Finally, there’s Cast Down and Terminate. Unlike other reactive counter-measures, I do like these cards a lot. They are not dead at most points of the game in the match-ups we need them. Take Abrupt Decay against UW for example. We want an answer to Search but we also need to pressure them, and we also need to potentially answer other threats like Jace and Teferi. Against Shadow, Eldrazi, and Hollow One, we are never upset drawing a Cast Down or Terminate because they have text even when our opponents do not have Angler, Smasher, or Hollow One. I could possibly be talked into playing some number of Terminates, but I would still need some answers to artifacts, enchantments, and planeswalkers so that might mean playing something 1 Terminate and 3 Trophies. At that point, however, it seems easier to just make it another one-mana removal or fourth Assassin’s Trophy because it lets you play Treetop Village early without having to worry about drawing that one Terminate; it lets you fetch a basic Forest incrementally more often; and it makes Twilight Mire almost never awkward.
The Removal Suite
Overall, I want to have approximately three answers to large creatures, two answers to large non-creature permanents, and three answers to smaller artifacts and enchantments. I could try playing something like one Terminate, one Decay, and two Pulse. Alternatively, I could just play three Trophies and make room for another one-mana removal spell. Also playing more Trophies means I do not have to play as much mana denial in the sideboard, giving me room for potentially another sweeper. Sure, Trophy is worse against creatures than the other two mana spells. On the other hand, it lets you configure your deck in such a way that you are actually better off against creatures strategies. This configuration also does not make you more vulnerable to other card types and the decks that play them. Trophy lets me have answers to Search, Jace and Teferi, Colonnade, and Lyra in just one card against UW. Then against Tron it covers Karn, Ugin, Oblivion Stone, and any Urza Land in just one card.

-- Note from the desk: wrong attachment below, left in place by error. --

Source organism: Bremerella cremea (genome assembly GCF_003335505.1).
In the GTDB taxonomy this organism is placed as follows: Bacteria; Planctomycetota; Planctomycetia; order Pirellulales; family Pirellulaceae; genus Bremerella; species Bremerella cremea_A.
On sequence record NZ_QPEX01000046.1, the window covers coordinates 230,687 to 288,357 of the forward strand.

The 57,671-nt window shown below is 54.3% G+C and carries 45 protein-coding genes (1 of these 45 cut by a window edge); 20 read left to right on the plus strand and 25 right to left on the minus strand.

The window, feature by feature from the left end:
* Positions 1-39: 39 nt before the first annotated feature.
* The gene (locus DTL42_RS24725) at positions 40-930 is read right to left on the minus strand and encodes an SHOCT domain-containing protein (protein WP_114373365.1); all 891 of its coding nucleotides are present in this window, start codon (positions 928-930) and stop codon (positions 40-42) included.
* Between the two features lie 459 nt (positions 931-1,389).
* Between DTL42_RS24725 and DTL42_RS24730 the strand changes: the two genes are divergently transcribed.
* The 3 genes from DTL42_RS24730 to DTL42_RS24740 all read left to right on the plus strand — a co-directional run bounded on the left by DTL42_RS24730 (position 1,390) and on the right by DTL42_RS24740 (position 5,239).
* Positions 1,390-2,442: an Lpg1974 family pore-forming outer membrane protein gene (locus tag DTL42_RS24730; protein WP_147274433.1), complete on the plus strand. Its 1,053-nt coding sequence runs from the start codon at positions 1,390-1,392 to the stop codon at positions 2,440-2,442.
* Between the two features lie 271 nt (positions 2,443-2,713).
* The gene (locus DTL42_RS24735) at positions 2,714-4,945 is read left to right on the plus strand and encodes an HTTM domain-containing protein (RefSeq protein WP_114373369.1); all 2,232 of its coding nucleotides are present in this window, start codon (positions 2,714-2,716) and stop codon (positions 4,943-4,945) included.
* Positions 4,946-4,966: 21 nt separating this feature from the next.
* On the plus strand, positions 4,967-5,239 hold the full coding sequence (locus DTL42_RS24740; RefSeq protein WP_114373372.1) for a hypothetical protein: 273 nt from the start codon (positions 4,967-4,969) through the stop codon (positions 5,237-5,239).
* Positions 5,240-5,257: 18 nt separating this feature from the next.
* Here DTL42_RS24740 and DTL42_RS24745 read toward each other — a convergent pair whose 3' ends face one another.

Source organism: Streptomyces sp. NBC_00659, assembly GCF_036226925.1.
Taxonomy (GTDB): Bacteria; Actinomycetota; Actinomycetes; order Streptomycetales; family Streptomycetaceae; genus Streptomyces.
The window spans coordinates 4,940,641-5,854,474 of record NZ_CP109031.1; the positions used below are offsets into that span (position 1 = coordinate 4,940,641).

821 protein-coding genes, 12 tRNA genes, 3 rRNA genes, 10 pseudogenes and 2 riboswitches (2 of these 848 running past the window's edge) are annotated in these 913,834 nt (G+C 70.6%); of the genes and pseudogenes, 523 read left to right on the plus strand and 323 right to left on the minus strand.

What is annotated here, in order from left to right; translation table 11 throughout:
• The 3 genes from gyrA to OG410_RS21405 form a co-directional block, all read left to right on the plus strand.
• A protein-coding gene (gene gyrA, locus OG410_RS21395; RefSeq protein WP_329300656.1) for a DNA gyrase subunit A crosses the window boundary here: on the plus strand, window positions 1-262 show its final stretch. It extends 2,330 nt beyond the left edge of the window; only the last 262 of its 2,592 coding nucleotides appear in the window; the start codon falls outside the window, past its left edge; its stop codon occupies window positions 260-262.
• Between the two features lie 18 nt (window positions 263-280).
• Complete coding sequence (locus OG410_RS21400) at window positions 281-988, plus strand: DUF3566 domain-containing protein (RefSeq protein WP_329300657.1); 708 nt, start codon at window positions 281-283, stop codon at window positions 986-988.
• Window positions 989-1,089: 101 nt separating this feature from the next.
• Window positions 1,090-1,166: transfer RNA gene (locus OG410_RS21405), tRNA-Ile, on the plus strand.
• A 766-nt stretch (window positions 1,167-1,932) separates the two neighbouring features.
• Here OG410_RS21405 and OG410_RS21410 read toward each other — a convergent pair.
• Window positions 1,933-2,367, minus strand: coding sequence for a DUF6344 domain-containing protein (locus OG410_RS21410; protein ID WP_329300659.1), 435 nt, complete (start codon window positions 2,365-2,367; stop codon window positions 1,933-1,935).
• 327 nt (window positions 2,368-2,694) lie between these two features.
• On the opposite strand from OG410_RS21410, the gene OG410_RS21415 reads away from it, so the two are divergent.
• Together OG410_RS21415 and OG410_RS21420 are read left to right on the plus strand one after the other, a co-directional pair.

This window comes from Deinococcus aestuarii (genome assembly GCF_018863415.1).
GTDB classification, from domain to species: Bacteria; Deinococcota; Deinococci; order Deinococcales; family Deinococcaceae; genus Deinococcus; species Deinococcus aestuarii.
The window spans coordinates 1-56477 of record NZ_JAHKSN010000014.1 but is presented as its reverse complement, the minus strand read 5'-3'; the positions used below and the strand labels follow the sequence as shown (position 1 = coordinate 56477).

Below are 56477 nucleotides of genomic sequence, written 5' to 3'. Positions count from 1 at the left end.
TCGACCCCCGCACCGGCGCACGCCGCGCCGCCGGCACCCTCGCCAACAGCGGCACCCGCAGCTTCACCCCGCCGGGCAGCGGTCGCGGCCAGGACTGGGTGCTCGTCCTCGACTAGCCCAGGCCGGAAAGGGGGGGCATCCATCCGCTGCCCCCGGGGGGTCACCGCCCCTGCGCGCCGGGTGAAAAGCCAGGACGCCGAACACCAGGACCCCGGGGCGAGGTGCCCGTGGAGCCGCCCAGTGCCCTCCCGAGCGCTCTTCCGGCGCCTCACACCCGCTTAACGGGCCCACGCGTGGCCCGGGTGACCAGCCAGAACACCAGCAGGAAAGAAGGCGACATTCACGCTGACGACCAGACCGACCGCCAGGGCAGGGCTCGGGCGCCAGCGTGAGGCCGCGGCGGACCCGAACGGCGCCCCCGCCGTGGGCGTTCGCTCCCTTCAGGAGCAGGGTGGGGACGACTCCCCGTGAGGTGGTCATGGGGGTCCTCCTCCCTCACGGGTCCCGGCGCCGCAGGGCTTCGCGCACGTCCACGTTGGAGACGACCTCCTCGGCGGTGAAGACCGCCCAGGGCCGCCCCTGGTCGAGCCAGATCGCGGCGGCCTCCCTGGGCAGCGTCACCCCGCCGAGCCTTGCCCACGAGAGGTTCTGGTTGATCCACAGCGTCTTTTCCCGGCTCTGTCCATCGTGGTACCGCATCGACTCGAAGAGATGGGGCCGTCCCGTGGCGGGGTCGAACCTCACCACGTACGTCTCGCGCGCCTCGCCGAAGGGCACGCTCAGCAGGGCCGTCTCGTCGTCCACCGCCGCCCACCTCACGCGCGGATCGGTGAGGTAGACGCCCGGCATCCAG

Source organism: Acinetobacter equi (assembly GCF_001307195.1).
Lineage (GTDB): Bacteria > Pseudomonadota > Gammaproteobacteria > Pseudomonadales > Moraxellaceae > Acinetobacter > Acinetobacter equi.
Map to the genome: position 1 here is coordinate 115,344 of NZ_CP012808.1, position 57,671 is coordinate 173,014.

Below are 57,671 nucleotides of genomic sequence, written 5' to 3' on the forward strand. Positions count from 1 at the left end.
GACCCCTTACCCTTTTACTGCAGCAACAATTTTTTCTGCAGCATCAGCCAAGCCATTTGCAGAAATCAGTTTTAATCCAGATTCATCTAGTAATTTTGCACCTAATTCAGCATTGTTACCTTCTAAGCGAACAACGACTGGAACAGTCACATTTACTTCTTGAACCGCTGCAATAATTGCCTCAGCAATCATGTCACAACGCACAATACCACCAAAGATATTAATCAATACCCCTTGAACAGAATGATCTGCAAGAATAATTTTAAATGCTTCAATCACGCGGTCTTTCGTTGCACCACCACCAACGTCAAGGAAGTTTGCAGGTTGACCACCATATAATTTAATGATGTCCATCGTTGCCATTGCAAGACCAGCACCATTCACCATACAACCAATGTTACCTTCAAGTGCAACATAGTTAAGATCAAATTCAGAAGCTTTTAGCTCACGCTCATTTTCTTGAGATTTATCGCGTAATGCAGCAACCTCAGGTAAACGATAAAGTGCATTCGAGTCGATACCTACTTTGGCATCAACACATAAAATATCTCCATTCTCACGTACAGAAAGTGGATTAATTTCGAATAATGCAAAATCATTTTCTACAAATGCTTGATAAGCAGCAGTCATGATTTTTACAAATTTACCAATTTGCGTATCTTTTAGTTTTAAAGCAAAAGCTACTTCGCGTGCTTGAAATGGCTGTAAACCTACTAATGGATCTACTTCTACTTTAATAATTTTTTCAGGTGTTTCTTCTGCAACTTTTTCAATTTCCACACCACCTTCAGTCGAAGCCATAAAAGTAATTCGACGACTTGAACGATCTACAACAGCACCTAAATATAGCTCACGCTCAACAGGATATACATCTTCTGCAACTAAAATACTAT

My philosophy now with Jund is to jam at least three Trophies to cover my bases and run maximum amounts of one-mana removal to free up more sideboard slots. It’s tough to say if this is the best way to build a BGx deck, but it’s been good to me and I hope it can be good to you too. To keep up with my latest Jund builds and results you can find me on Twitter here. Tomorrow we will be back with an introduction to one of the format’s most underrated decks: Titanshift. Until then my friends.